Will Future Sex Robots Have Taboos?
Will we give them sexual limits? Or will sexbots develop their own?
Robots seem to just about everywhere: automating jobs, driving cars, cleaning floors, and, as we all know, appearing in bedrooms.
The thing is, even though we call them robots, that’s a bit of an overstatement as, so far, they are little more than sometimes clever mechanisms and not truly intelligent.
The key phrase mentioned above is “so far.” Experts are still unsure what forms artificial intelligence will take in the coming years, or even if they will ever achieve anything like consciousness.
But one thing that is just about guaranteed is that someday, maybe even soon, they will become much more advanced. They may become so advanced that they could develop very human-like behaviors and thought-processes.
And then this brings us to our topic of the day: will robots designed for sexual pleasure develop not just preferences but their opposites: will sexbots develop what we might call taboos?
The AI revolution
Artificial intelligence has a kind of duality. On one side is its inherent programming: what creators build into it. This could be as simple as Asimov’s fictional three laws, or the very structure of its digital mind.
The second is more nebulous: the idea that an AI might actually learn and grow and develop from its initial programming to develop what, to be simplistic about it, might be called its own likes and dislikes.
We give them taboos
Let’s look at the first. Without a doubt, sexbots will have hardwired behaviors that, unless they are tinkered with, they simply won’t do. Ideally, this would be things that could emotionally or physically damage a person or allow the robot to act without consent.
The problem here is who gives them the taboos and why. Ideally, there should be well-thought-out conscientious decisions involved, but sadly that’s something that seems to be in short supply: humans being humans we often act out of ignorance or bias rather than big smarts.
This could all lead to users tweaking their sexbots to get them to do what they want—bucking their programmed taboos, so to speak. The problem with this is that at least it would violate the warranty or at most create an electronic psychopath.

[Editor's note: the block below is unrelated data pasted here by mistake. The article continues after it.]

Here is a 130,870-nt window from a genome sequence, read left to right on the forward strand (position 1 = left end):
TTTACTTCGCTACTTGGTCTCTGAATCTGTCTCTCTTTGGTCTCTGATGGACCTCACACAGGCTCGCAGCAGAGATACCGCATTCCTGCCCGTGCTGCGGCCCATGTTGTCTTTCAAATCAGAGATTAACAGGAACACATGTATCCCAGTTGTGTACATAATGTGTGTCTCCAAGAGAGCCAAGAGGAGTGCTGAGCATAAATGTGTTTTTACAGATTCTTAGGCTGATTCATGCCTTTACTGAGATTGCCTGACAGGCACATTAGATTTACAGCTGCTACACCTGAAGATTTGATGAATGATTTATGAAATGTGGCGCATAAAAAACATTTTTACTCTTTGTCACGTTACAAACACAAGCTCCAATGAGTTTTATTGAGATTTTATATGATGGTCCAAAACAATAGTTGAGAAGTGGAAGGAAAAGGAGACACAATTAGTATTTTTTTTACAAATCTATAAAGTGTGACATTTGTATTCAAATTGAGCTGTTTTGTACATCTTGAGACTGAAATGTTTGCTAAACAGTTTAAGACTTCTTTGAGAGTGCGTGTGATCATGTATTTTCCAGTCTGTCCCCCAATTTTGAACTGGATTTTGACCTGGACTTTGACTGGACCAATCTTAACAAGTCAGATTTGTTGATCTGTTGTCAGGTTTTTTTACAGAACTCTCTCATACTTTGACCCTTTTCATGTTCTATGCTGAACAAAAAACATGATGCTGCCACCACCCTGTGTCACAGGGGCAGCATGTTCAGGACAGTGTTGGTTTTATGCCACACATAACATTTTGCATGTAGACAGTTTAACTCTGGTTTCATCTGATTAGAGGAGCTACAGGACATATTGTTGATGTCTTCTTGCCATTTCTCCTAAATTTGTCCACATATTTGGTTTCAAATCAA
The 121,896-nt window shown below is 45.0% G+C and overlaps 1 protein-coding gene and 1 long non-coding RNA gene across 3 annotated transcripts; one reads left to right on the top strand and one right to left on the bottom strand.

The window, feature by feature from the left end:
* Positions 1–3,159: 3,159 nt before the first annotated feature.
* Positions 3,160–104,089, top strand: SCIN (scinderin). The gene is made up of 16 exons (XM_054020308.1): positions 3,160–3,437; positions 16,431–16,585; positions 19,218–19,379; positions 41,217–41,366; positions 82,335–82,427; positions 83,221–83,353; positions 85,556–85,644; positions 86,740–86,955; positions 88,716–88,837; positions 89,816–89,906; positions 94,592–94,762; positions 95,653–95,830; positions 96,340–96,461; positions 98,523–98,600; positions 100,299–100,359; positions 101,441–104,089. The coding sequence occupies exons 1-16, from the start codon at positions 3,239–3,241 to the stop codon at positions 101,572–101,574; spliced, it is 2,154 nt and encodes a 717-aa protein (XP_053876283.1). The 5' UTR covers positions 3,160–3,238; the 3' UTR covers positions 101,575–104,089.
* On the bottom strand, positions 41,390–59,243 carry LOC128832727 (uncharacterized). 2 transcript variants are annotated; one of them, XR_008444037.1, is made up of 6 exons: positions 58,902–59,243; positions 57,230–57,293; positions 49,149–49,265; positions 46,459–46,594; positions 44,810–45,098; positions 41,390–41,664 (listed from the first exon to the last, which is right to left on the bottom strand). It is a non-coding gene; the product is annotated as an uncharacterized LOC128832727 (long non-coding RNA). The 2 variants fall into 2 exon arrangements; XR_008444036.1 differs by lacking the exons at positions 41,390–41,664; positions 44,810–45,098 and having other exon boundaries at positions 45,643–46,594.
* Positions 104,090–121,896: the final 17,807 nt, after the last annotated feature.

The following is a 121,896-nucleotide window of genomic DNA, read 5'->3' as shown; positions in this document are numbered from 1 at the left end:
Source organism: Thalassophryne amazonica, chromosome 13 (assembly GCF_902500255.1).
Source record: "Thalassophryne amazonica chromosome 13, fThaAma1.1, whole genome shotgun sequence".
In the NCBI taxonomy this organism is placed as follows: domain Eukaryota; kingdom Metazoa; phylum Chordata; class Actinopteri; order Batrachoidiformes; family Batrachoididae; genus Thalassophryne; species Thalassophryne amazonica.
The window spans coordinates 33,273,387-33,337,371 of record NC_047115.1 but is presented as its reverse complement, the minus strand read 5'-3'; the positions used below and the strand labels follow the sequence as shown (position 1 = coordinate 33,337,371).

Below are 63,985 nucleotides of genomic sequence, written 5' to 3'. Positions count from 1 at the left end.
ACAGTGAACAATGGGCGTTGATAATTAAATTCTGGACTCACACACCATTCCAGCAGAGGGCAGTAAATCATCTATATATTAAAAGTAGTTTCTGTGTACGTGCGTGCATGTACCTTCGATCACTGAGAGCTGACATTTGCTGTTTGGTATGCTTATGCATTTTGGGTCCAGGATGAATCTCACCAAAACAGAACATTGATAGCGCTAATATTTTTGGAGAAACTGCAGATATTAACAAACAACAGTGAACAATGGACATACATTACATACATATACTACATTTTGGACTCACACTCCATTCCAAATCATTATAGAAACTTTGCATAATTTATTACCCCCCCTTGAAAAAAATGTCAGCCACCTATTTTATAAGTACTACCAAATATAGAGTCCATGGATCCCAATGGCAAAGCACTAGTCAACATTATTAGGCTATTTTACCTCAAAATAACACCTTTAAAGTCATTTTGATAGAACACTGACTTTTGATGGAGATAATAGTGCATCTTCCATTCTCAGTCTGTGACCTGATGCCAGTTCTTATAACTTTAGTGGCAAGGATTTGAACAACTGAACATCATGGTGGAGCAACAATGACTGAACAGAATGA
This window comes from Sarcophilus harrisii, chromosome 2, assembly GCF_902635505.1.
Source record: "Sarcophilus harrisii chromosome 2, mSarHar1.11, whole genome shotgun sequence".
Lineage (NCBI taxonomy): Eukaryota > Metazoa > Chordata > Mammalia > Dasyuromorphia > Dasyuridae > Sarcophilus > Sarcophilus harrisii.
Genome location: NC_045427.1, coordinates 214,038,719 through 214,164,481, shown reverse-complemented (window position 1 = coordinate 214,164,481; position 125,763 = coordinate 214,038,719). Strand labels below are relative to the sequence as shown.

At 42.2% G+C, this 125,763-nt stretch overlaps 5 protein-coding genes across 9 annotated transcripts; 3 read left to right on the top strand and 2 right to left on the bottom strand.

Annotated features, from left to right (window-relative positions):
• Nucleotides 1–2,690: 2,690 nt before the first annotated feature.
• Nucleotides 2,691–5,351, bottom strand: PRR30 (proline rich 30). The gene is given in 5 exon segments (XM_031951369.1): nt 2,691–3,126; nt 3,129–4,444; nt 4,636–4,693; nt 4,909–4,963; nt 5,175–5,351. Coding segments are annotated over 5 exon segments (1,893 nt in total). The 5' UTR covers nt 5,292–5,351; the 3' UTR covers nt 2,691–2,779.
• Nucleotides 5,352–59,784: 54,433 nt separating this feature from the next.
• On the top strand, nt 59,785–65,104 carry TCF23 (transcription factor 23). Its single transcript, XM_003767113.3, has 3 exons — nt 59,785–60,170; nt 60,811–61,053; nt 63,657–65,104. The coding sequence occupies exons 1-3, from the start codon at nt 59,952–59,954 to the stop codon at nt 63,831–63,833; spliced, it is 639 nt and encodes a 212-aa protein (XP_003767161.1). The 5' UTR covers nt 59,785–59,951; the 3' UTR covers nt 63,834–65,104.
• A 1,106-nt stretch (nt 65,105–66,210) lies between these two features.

Hopefully, there will be a middle-of-the-road solution: one allowing the creation of a sexbot that would understand how, for example, BDSM acts can be carried out consensually and safely.
If this is done with big smarts, then people would be less likely to do any reprogramming—and those that do would be clearly voiding things that should not be voided: activating the bots taboo shutdown function.
They give themselves taboos
Sexual robotics will become much more interesting when sexbots begin to create their own taboos. For humans, this again could look something like Asimov’s three laws: a structure that would keep it from harming a human or allowing it to be harmed.
This last is intriguing. After all, if a sexbot is pretty much just software, is having its physical form damaged or destroyed really harming it? Maybe it would be better to make harm not physical but instead emotional: a taboo against being reprogrammed without permission or deletion without a proper backup?
A kinky sexbot might even find the idea of threatened erasure somehow exciting, like skating on the edge—and there’s the idea that being deleted and then restored becoming an AIs version of BDSM edge-play.
Specialty created viruses could even become something like a software take on whips and canes: delivering intense and even, to an artificial intelligence, a kind of pain.
The safeword here being a special digital key that would eliminate any damage done—or restore the original from a backup.
When we evolve
Looking even further, what will happen to humans around this time? So far we’re been thinking of us as still being flesh and blood. But what happens when artificial implants and limbs become prevalent?
It is still considered harmful when a limb can be torn off and then replaced by either a flesh-and-blood copy or an artificial replacement?
Right now, BDSM is limited to what the human body and mind can take. Take away those limitations and kink might have branches involved in some pretty wild, and weird stuff.
As with limbs, and learning from our AI sexbot’s own electronic minds, we might also be able to delete emotionally traumatic memories that might come up.
It could even be a kind of retroactive version of calling a safeword: knowing that you can’t be physically harmed by anything—or at least totally repaired—you can opt to have your memories edited so it basically never happened.
The taboo here would be not doing this: a sexbot being unwilling not to restrain from this kind of play but to disobey a command to repair whatever happened. Harm, yet again, being reinterpretted based on this new reality.
All this sounds pretty, to be polite, out there—and much of it may never come to pass. But it’s still a fun thought experiment to indulge in.
What we can depend on is that sexbots are here and will only get more and more advanced as time goes on, They will more than likely will be programmed with their own form of taboos against certain erotic activities.
The same goes with the robots themselves. There will come a time when they will make their own rules of what they will or won’t do when it comes to sex.
Hoping for the future
We can only hope that when the time comes we are smart enough to build in big smart rules: ones that will look at human sexuality with an open mind.
Then, if we do this very well, sexbots could create their own limitations but ones developed with respect, thoughtfulness, and even what we might call love.
Or at least an understanding the wide scope of desire can be—and what it shouldn’t.